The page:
One agent wrote that Oswald was of interest due to “Cuban sources”, and that further information was being sent to the Dallas offices. “That office is presently conducting inquiries to locate Lee Harvey Oswald,” the memo said, before also going on to state that Oswald “has relocated in the Dallas territory.”

Oswald did move to Dallas on October 3, 1963, and got a job at the Texas School Book Depository on October 14th – almost a month before he murdered JFK.

3. Oswald’s Killer Was In With Dallas Police

Oswald Shot


The man who killed Oswald was Jack Ruby, and while many speculated he had connections to the mafia, it’s now known he certainly had connections with the Dallas Police Force, which may explain how he managed to get so close to Oswald.

According to a letter sent to the FBI Director entitled “Hoodlum Connection”, Jack Ruby “had a B-girl operation where drinks were pushed heavily with no interference from the police department”. The letter was sent mere days after Kennedy had been killed.

However, the letter also went on to say the FBI informant was surprised Ruby had “actually killed Oswald” rather than simply wounding him “in the leg with a .22 caliber weapon in order to get publicity”. There was no mention of any connection to organized crime.

2. FBI Was Worried About Conspiracy Theories From The Start



While there’s plenty of criticism for former FBI Director J. Edgar Hoover, his handling of the JFK assassination is not one of them. Hoover was smart enough to know at the very beginning that the public would start to jump to conclusions on its own and that the FBI needed to do something to convince everyone that Oswald was the real assassin.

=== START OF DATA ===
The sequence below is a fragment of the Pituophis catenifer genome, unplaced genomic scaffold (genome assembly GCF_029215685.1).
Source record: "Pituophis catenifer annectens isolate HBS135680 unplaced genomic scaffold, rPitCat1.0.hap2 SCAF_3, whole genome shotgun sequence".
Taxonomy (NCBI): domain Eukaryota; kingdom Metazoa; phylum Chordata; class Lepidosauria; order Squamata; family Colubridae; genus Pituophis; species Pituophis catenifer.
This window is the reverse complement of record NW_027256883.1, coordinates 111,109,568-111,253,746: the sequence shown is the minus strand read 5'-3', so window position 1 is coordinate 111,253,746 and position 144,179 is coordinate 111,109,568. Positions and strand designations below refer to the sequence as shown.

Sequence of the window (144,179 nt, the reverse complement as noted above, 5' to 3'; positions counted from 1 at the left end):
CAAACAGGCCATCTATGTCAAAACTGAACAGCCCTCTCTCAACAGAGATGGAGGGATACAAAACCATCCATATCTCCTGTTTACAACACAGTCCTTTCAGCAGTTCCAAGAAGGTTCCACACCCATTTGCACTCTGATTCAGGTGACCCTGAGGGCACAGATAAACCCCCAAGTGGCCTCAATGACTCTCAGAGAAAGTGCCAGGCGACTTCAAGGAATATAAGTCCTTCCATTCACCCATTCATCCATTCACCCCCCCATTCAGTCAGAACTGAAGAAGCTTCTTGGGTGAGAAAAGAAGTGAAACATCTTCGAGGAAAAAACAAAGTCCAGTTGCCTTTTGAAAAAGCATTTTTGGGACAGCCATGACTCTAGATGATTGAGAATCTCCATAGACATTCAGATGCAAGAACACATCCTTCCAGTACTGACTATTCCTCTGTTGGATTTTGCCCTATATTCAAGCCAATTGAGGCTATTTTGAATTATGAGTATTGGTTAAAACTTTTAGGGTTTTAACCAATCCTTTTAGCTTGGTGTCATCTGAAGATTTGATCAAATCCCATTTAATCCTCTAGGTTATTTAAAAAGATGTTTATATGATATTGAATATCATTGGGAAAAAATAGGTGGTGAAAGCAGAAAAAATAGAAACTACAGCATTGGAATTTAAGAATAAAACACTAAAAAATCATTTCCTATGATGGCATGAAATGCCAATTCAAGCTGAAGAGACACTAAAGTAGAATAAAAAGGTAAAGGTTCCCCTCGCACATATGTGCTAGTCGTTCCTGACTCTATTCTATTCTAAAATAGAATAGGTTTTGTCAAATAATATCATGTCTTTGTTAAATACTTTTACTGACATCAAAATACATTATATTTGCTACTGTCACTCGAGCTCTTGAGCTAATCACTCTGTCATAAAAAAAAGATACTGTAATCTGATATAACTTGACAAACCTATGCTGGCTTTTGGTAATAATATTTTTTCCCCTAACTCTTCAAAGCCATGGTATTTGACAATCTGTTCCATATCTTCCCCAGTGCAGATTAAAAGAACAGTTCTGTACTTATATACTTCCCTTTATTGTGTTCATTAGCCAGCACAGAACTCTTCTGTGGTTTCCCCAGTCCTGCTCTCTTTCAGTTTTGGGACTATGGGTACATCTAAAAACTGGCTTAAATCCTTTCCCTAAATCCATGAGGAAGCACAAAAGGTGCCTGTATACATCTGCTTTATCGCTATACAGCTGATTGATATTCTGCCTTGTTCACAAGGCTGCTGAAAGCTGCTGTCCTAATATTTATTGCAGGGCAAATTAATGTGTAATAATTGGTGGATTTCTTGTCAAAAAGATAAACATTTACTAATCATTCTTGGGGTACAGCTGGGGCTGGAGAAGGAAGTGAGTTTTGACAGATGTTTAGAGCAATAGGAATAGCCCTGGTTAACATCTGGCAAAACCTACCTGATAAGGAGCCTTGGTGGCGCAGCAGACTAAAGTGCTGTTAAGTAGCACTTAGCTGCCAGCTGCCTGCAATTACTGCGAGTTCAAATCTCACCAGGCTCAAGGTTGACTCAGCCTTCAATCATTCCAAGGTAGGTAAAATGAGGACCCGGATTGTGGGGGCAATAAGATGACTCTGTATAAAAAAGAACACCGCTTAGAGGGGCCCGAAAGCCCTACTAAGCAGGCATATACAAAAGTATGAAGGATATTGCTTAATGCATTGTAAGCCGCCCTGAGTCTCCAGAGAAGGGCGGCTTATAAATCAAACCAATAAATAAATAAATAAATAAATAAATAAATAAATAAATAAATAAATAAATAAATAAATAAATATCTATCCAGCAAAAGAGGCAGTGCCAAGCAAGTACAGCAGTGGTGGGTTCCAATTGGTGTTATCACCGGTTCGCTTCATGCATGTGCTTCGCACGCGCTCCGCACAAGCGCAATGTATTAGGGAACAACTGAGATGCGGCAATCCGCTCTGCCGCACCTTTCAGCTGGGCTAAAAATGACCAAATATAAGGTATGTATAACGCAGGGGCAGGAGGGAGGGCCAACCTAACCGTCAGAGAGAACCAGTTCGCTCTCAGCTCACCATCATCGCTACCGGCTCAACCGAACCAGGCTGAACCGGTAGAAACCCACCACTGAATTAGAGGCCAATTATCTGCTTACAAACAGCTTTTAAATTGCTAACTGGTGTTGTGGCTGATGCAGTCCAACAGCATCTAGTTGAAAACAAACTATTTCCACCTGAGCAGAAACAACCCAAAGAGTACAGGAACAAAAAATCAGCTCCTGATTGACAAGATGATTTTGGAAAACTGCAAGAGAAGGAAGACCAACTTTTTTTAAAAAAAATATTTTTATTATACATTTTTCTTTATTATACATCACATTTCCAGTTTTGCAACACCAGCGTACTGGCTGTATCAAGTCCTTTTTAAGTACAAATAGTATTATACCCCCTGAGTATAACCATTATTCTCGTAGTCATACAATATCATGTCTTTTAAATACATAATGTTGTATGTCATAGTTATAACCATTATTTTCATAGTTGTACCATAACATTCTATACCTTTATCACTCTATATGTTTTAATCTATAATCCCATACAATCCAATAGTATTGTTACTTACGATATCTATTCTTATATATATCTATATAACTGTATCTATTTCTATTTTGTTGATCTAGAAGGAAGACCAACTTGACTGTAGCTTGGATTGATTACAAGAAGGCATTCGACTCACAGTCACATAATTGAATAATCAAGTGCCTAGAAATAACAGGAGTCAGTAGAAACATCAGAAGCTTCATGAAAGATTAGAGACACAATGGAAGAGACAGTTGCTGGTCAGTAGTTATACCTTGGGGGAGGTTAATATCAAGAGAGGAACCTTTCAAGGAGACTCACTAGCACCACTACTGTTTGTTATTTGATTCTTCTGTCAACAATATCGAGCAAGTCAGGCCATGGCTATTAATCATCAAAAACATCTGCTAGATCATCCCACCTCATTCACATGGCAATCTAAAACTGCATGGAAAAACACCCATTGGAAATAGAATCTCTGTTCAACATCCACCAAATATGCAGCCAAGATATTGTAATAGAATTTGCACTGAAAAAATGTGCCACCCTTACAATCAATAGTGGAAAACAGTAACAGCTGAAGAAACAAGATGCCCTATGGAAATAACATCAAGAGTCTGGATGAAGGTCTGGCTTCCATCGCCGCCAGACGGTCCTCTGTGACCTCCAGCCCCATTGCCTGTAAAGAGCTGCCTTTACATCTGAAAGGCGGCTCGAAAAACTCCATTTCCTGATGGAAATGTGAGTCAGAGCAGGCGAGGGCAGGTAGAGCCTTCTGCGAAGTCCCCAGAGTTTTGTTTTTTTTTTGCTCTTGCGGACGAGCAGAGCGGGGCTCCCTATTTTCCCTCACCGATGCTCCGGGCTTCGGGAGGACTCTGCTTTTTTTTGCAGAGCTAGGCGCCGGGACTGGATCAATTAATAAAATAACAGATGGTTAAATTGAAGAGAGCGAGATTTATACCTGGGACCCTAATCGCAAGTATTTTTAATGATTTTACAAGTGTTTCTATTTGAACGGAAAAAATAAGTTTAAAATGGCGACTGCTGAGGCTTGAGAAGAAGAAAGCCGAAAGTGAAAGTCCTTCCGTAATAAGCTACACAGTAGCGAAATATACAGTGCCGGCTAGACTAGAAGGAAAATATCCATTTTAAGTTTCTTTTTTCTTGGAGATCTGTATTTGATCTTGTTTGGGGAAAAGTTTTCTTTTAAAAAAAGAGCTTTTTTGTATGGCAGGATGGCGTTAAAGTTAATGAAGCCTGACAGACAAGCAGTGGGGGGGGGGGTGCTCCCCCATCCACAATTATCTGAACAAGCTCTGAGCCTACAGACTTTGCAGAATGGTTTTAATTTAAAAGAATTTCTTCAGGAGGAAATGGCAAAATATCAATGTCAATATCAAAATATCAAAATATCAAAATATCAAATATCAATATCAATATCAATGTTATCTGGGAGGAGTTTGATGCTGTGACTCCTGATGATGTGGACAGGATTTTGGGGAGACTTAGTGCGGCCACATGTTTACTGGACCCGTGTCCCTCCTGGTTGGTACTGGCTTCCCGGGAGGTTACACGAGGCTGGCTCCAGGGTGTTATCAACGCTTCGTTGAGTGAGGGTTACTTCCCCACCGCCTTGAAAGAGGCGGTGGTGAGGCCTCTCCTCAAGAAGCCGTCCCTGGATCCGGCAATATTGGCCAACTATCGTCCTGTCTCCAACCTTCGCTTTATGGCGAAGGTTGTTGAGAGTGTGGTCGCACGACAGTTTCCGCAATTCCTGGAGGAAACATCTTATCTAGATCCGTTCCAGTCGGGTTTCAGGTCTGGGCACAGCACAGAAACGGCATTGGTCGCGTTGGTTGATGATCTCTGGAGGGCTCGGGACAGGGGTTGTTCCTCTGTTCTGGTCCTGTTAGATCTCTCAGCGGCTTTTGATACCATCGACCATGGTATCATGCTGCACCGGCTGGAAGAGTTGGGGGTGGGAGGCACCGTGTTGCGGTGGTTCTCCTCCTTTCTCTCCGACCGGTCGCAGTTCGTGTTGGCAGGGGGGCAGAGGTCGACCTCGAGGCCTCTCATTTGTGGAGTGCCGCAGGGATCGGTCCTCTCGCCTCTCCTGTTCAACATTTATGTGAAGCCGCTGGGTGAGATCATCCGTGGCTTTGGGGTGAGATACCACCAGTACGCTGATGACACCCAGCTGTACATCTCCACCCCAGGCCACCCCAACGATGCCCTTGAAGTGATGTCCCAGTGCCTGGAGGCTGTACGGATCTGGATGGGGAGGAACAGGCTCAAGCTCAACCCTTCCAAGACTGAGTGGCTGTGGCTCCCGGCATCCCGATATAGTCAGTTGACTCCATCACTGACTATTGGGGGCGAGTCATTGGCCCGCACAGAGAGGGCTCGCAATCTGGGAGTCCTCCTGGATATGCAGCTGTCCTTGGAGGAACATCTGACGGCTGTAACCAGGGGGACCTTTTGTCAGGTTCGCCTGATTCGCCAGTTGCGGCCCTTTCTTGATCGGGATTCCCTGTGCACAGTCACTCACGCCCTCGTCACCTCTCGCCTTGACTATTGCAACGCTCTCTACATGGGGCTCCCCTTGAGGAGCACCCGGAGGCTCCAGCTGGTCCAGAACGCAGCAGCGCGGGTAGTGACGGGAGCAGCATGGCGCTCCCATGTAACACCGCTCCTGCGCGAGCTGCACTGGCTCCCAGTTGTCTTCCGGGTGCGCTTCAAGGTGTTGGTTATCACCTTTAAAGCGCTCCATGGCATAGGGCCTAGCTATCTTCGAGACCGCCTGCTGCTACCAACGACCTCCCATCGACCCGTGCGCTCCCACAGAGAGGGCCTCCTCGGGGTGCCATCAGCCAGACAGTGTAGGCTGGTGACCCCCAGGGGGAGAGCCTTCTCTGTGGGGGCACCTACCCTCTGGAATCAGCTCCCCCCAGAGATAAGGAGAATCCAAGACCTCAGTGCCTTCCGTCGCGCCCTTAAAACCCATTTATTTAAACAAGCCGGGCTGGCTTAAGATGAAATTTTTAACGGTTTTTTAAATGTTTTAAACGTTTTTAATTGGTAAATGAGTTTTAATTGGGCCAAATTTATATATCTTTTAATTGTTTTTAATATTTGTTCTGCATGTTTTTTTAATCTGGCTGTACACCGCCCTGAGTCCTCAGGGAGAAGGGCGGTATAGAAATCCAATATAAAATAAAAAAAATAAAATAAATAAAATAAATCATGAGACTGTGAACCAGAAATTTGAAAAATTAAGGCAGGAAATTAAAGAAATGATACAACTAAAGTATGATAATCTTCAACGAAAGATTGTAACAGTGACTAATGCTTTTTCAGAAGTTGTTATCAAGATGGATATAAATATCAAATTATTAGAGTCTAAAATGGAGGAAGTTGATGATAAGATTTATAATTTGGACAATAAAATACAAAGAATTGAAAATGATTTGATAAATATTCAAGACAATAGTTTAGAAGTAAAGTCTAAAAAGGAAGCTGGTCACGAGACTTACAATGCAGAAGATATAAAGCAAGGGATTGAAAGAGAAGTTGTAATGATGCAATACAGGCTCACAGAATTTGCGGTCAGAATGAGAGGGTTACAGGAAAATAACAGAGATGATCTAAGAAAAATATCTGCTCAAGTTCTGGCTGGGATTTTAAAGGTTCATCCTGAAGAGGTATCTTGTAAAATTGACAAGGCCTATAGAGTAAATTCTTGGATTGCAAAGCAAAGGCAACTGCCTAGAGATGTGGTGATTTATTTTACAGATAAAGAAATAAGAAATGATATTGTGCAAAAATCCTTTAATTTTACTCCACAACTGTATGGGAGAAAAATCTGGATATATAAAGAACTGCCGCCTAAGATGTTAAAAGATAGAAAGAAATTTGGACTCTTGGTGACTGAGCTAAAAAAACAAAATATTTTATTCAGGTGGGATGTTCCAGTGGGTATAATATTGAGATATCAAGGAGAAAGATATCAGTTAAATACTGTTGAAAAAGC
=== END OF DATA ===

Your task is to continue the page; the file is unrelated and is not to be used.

A November 24th memo from Hoover revealed his fears, saying, “The thing I am concerned about is having something issued so that we can convince the public that Oswald is the real assassin.”

The memo also revealed that the FBI had an agent with Oswald up to the moment he died hoping for a last-minute confession, but “he did not do so.”

1. Some Docs Still Withheld, Wikileaks Offering Reward



While nearly all of the JFK assassination documents are now out in the open, there are still some that are behind lock and key. Apparently, both the CIA and FBI made eleventh-hour overtures to President Trump to keep some documents secret as they may pose a risk to national security, which will undoubtedly keep many conspiracy theories surrounding the assassination alive and well.

But those conspiracy theorists never had to contend with Wikileaks. The notorious whistle-blower organization has offered a “$100,000 reward for the withheld JFK documents should they show violations of law, inefficiency, or administrative error.”

Now it’s a race to see whether or not the current President will release the documents before Wikileaks gets a hold of them.